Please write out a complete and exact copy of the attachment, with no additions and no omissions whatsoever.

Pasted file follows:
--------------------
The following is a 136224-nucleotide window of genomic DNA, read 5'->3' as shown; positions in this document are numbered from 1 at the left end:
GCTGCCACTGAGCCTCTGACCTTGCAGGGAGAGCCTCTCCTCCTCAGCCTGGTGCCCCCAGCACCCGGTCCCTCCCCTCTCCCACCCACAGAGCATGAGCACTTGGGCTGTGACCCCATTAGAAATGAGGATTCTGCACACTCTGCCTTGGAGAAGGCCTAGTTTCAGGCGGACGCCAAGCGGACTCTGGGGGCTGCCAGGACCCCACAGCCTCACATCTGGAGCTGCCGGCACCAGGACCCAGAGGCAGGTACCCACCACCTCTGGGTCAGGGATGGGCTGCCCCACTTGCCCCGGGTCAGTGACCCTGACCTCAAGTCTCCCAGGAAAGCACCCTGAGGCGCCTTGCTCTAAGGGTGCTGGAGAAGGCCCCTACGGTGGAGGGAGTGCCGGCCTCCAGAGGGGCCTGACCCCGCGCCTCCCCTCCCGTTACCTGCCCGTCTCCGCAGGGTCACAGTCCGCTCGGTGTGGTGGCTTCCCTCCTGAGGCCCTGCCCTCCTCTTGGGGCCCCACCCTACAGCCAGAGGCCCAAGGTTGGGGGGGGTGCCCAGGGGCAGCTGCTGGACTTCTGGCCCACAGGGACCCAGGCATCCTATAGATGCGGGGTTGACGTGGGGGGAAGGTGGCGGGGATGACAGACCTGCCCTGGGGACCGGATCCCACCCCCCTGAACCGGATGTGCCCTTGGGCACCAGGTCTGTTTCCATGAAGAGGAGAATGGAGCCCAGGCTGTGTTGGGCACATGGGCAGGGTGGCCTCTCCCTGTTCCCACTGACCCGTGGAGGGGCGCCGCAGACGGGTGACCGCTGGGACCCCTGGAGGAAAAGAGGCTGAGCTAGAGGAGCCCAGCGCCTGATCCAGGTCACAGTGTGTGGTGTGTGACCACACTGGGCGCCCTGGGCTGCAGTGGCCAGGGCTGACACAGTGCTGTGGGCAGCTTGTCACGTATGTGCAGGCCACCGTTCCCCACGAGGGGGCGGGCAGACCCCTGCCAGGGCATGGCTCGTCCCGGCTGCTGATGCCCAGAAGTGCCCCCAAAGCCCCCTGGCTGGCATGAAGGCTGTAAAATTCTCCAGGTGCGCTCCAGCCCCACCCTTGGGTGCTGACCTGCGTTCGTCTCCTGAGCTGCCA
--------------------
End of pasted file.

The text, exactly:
The following is a 136224-nucleotide window of genomic DNA, read 5'->3' as shown; positions in this document are numbered from 1 at the left end:
GCTGCCACTGAGCCTCTGACCTTGCAGGGAGAGCCTCTCCTCCTCAGCCTGGTGCCCCCAGCACCCGGTCCCTCCCCTCTCCCACCCACAGAGCATGAGCACTTGGGCTGTGACCCCATTAGAAATGAGGATTCTGCACACTCTGCCTTGGAGAAGGCCTAGTTTCAGGCGGACGCCAAGCGGACTCTGGGGGCTGCCAGGACCCCACAGCCTCACATCTGGAGCTGCCGGCACCAGGACCCAGAGGCAGGTACCCACCACCTCTGGGTCAGGGATGGGCTGCCCCACTTGCCCCGGGTCAGTGACCCTGACCTCAAGTCTCCCAGGAAAGCACCCTGAGGCGCCTTGCTCTAAGGGTGCTGGAGAAGGCCCCTACGGTGGAGGGAGTGCCGGCCTCCAGAGGGGCCTGACCCCGCGCCTCCCCTCCCGTTACCTGCCCGTCTCCGCAGGGTCACAGTCCGCTCGGTGTGGTGGCTTCCCTCCTGAGGCCCTGCCCTCCTCTTGGGGCCCCACCCTACAGCCAGAGGCCCAAGGTTGGGGGGGGTGCCCAGGGGCAGCTGCTGGACTTCTGGCCCACAGGGACCCAGGCATCCTATAGATGCGGGGTTGACGTGGGGGGAAGGTGGCGGGGATGACAGACCTGCCCTGGGGACCGGATCCCACCCCCCTGAACCGGATGTGCCCTTGGGCACCAGGTCTGTTTCCATGAAGAGGAGAATGGAGCCCAGGCTGTGTTGGGCACATGGGCAGGGTGGCCTCTCCCTGTTCCCACTGACCCGTGGAGGGGCGCCGCAGACGGGTGACCGCTGGGACCCCTGGAGGAAAAGAGGCTGAGCTAGAGGAGCCCAGCGCCTGATCCAGGTCACAGTGTGTGGTGTGTGACCACACTGGGCGCCCTGGGCTGCAGTGGCCAGGGCTGACACAGTGCTGTGGGCAGCTTGTCACGTATGTGCAGGCCACCGTTCCCCACGAGGGGGCGGGCAGACCCCTGCCAGGGCATGGCTCGTCCCGGCTGCTGATGCCCAGAAGTGCCCCCAAAGCCCCCTGGCTGGCATGAAGGCTGTAAAATTCTCCAGGTGCGCTCCAGCCCCACCCTTGGGTGCTGACCTGCGTTCGTCTCCTGAGCTGCCA